Most importantly, OATTE requires every applicant to prove they meet specific criteria related to criminal history, health, location, education, finances, and other areas. Failure to comply with these guidelines usually results in rejection.
Additionally, since marijuana is considered illegal according to federal law, you cannot purchase anything directly from OATTE until you receive approval to produce cannabis. So even though you might think you’re ready to roll after filling out an application, you’ll probably wait months before receiving a final verdict.
Once approved, however, the next challenge is finding suitable land. Like any real estate deal, you must decide where to build based on local demand, potential growth projections, property value, and proximity to major population centers.
Once you’ve determined this, you’ll need to contact municipal officials to discuss building permits and possibly variances. Depending on your area, this could take anywhere between 1 week and three months. Unfortunately, I had not received my official notice when writing this article, but I expect to hear back soon.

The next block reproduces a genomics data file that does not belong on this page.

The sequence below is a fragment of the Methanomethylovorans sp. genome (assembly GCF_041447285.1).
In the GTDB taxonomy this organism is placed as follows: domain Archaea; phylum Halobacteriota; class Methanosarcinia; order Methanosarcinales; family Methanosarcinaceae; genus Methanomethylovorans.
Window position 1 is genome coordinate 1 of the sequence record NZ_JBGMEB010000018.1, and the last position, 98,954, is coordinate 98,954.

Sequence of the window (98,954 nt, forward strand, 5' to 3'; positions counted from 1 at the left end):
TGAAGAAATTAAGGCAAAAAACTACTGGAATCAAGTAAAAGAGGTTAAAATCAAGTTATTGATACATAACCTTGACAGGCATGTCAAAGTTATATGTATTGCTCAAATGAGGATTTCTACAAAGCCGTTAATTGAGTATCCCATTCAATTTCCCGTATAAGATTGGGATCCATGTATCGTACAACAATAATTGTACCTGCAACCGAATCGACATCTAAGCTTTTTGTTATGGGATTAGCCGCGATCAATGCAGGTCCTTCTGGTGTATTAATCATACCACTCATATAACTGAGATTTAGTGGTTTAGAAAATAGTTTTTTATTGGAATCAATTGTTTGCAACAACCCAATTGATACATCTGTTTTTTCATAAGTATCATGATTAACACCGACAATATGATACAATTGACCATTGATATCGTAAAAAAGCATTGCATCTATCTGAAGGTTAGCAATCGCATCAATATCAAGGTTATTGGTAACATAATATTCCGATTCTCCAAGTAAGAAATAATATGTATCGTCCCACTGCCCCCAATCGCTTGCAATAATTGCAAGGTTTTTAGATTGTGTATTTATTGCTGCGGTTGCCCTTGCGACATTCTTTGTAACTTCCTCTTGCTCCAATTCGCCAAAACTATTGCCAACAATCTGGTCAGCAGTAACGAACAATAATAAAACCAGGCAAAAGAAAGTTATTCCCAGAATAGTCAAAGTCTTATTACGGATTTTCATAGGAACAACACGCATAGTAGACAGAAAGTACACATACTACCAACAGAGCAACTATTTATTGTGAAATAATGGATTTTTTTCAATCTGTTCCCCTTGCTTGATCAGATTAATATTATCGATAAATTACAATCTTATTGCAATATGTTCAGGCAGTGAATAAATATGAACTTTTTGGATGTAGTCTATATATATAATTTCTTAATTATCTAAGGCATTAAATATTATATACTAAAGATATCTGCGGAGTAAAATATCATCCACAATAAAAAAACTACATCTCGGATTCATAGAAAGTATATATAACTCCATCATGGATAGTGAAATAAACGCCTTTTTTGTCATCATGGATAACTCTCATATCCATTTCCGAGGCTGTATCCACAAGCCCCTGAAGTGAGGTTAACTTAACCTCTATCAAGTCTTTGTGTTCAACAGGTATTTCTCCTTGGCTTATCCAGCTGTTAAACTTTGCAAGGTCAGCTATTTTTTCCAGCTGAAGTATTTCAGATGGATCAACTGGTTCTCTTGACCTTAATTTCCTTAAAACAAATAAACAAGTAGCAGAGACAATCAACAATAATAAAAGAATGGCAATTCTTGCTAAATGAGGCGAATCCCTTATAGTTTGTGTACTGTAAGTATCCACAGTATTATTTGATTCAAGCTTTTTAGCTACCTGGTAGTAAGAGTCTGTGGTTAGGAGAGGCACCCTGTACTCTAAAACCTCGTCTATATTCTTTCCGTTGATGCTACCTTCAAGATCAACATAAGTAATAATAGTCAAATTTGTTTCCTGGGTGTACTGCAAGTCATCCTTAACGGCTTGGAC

Finally, once you’ve secured the proper licenses, you’ll need to develop operations around them. Unlike retail dispensaries, growers don’t need to worry about stocking inventory because they won’t ever put anything on shelves.
Instead, they focus primarily on planting seeds and harvesting crops yearly. Although this sounds simple enough, numerous complexities are associated with growing marijuana, including choosing the correct strain and timing for harvest, pest control methods, water usage, CO2 levels, temperature regulation, etc.
It takes extensive training, equipment maintenance, and management skills to cultivate cannabis successfully and a dedicated team of employees to oversee daily operations.
Obtaining a medical marijuana license in Austin, TX, costs approximately $7,500 per person plus another $4,000 for non-residential construction fees. However, if you’re serious about entering the industry, you shouldn’t skip out on hiring professionals who know what they’re doing.
Experts typically charge less, but they can significantly reduce turnaround times and avoid costly mistakes. But if you want to save some cash, look no further than our sister site High Times, whose excellent editors regularly source the best deals on doctors, lawyers, consultants, labs, packaging supplies, shipping services, and more across dozens of cities nationwide.
What Is The Cost Of Growing Cannabis?
Now that you know how expensive it is to become a legal marijuana farmer, you may wonder what return you can reasonably count on making. After all, unlike traditional businesses, crop yield isn’t something you can easily predict during the planning stages.